Naturally, there's an awful lot to learn. Since each fighter now has their own personal move list, rather than simply following the discipline-specific templates used by the last game, it can be quite daunting to pick someone you've never used before. Pausing the game allows you to consult a database of every move you have in any given situation; each move also has a level from one to three, so you'll be able to immediately see where your chosen fighter's strengths lie. This can be especially handy if, like me, you don't have an encyclopaedic knowledge of the UFC's roster.
Like its predecessor, Undisputed 2010 will be one of those games where practice makes perfect. On the other hand, even immediate newcomers should be able to appreciate the mix of boxing game-style mechanics and the complex shenanigans on the ground. Yuke's managed to create a genuinely original fighting experience with its first stab at UFC, and all evidence points to this being an excellent follow-up. Beyond the technical refinements, everything simply looks and feels better. The large character models of the first game drew plenty of praise, and they now look more realistic than ever, particularly when in motion. The crowd and other background details have also been given a tune up, and the result is a game that looks impressively close to life.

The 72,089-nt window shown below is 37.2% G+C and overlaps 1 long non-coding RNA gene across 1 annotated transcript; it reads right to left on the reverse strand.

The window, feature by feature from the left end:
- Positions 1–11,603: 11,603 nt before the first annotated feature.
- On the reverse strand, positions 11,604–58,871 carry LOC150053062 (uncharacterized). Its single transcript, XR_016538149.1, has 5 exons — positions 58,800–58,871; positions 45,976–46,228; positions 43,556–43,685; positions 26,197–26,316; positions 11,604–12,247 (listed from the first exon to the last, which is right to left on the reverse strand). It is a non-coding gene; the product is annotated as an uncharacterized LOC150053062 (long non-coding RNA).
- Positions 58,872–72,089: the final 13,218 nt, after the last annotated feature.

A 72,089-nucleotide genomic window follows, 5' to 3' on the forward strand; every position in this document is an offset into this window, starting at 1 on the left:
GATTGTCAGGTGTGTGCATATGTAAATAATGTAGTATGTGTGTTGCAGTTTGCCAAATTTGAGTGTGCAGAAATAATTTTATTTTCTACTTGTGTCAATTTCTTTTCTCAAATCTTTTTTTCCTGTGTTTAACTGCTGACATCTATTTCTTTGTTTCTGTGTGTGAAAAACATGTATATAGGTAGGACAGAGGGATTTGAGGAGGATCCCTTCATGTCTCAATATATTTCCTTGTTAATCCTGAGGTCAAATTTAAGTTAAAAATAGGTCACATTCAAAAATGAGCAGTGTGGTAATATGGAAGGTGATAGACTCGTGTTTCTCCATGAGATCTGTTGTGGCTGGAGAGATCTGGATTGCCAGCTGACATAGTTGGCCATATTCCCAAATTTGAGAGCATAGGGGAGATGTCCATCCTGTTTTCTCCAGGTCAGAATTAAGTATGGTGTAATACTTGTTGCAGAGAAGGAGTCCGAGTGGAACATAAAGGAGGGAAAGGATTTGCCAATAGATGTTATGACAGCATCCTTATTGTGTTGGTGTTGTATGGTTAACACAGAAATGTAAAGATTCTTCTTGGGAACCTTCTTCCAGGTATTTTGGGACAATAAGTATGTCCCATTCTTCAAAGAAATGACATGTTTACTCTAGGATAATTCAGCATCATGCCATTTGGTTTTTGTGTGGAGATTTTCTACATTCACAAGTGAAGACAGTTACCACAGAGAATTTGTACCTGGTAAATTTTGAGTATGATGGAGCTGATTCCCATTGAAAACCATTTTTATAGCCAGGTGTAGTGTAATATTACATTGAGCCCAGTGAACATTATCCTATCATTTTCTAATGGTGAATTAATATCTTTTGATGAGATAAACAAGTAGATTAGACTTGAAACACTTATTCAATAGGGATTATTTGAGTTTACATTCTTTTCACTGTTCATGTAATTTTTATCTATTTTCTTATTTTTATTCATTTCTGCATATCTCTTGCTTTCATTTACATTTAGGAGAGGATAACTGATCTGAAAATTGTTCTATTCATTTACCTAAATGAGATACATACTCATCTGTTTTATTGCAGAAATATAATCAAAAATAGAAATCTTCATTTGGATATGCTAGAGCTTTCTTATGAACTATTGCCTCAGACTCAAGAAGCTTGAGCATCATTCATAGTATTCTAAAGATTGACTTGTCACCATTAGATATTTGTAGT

There is, of course, the small matter of EA's own MMA game - a title which we've still yet to see in proper detail. However, there's an air of confidence at the Undisputed camp. The developers know that they did well with the first game - earning sales nearing four million copies - and they reckon they've now taken things to the next level. You'd be a fool to write off EA at this early stage, but with a year's experience and a killer license in their corner, Yuke's and THQ may be the odds-on favourite in this particular clash.
UFC Undisputed 2010 will be released on May 28 on PS3, Xbox 360 and PSP.